A temporary program in President Obama’s health care law expired with the dawn of the new year. To improve access for the poor, the law increased Medicaid fees for front-line primary care doctors of low-income patients for the years 2013 and 2014, with Washington (read ‘taxpayers’) paying the full cost. This means these doctors are facing fee reductions of 40 percent or so nation-wide in 2015. Meager pay for doctors has long been a problem for Medicaid, the safety-net health insurance program that covers more than 60 million people. Low income people unable to find a family doctor flood hospital emergency rooms, instead.
Doctors in big or populous states that have expanded Medicaid under the health law may see their fees cut by 50 percent or more. These states include California, New York, New Jersey, and Illinois. This is at the precise time when millions of new patients are gaining Medicaid coverage. Do you think access to these doctors will be squeezed? I doubt many new doctors will want to participate in this program in the future.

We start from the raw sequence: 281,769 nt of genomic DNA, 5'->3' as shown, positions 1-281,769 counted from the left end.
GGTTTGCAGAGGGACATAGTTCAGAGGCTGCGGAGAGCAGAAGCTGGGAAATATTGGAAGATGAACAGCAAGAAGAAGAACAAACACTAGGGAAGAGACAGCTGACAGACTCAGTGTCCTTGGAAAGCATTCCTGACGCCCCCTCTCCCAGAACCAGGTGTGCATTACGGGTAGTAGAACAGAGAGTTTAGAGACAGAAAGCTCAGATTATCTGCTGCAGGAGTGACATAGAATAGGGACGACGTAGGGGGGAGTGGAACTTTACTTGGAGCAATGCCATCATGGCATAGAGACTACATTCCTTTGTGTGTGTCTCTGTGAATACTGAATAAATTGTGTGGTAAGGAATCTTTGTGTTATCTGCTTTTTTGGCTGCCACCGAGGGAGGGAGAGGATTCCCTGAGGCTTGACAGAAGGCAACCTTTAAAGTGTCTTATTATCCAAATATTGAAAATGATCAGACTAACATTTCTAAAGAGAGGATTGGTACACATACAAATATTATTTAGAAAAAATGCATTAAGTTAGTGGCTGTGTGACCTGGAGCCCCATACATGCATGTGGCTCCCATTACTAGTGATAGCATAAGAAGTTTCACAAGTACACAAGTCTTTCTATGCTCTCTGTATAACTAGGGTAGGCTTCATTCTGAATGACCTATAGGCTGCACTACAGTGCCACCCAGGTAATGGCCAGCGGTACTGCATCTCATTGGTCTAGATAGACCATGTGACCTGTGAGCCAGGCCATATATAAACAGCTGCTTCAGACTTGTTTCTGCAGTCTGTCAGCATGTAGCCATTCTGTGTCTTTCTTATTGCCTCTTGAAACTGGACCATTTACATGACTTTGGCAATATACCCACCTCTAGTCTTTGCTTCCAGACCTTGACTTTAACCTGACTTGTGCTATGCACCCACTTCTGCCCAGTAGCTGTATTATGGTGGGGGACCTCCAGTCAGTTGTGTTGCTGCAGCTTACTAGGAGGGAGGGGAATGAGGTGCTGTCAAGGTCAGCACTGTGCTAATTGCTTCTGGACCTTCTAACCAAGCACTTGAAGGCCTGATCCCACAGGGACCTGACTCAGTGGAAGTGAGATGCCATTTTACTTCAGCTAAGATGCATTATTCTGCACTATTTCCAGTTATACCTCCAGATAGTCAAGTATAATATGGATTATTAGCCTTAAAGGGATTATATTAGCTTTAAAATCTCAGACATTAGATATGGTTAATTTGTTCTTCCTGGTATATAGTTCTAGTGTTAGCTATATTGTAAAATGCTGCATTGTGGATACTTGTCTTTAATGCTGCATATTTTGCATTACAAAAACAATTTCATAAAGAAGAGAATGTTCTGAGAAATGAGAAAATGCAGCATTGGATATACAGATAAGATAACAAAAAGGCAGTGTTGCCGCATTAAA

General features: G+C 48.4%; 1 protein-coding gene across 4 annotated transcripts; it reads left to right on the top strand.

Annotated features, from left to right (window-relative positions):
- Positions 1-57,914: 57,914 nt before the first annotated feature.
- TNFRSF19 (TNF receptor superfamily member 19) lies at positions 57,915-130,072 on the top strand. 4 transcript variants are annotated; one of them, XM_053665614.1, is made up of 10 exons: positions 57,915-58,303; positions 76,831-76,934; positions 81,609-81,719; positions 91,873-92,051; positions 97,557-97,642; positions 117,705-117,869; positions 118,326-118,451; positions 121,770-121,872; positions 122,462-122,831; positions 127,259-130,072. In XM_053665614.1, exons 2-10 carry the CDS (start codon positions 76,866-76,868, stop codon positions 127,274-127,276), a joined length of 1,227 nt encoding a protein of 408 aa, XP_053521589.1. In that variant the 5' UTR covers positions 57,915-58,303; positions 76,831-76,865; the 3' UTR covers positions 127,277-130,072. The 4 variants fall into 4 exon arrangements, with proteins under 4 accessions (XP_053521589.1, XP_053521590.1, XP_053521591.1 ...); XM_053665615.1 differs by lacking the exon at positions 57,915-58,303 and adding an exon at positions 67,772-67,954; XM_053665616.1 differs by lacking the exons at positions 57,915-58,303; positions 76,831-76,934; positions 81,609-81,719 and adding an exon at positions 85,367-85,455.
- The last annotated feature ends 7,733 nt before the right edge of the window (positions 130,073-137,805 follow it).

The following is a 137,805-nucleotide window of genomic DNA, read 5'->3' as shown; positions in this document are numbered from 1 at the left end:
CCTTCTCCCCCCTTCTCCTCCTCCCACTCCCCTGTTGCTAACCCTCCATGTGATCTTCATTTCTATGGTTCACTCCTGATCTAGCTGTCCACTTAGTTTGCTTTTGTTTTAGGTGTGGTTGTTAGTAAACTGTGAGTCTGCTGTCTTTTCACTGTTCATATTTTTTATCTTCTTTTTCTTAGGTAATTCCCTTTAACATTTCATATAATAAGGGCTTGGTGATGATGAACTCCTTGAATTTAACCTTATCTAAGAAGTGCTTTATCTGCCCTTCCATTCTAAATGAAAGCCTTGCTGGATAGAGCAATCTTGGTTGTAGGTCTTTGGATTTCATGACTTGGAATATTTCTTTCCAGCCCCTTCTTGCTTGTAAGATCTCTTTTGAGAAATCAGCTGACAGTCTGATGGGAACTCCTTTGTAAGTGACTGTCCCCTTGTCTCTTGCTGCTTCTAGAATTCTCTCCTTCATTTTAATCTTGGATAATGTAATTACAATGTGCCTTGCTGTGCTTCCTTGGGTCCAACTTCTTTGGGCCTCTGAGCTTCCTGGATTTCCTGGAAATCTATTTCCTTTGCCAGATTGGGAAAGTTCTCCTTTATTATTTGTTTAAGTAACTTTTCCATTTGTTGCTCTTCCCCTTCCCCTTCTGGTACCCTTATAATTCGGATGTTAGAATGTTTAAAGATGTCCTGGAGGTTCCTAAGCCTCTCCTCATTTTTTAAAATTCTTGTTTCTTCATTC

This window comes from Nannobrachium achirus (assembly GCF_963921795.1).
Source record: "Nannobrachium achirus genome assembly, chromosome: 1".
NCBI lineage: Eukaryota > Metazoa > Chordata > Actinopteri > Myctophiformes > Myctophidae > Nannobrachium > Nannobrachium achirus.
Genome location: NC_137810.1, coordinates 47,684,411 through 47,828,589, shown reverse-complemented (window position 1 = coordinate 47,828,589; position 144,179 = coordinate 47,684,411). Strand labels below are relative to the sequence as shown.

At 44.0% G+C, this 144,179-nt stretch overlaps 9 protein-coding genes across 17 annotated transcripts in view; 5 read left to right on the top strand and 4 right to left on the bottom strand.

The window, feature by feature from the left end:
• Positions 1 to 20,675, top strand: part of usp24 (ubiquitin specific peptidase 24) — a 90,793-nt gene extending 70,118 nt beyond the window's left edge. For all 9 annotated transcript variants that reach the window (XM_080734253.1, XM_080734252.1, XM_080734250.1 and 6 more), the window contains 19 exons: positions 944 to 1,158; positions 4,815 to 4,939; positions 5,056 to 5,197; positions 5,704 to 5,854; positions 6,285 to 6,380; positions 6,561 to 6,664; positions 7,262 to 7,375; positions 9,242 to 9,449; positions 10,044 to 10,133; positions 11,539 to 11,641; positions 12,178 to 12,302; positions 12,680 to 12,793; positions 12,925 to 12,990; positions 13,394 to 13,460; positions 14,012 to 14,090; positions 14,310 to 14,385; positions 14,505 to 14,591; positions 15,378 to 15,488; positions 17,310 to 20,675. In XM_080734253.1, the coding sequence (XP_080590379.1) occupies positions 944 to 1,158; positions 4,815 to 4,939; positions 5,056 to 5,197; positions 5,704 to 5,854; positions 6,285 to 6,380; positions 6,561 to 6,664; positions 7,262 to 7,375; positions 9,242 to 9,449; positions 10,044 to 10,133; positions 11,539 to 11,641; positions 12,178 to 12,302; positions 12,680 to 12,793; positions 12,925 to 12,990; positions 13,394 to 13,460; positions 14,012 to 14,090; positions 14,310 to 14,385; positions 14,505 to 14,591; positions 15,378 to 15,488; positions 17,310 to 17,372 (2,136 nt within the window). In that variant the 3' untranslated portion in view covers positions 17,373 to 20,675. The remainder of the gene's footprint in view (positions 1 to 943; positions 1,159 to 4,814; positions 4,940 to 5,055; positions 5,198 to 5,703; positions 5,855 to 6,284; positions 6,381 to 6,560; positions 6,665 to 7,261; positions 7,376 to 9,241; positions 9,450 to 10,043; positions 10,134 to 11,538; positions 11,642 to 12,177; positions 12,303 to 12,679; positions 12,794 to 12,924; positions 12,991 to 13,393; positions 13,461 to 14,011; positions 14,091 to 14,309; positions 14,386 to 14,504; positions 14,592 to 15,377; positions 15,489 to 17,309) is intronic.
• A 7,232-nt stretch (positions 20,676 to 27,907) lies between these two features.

‘Experts’ claim that most doctors won’t dump their current Medicaid patients, but will certainly be very hesitant to accept any new ones.
Health and Human Services secretary Sylvia Burwell, on the other hand, said that expanding Medicaid in the remaining 23 states is one of her top priorities.
Good luck with those waiting periods. Patients might go in needing pediatric care and end up needing geriatric care by the time they are actually treated.
We’ll have given new meaning to the phrase, “killing time.”
Obama, heal thyself.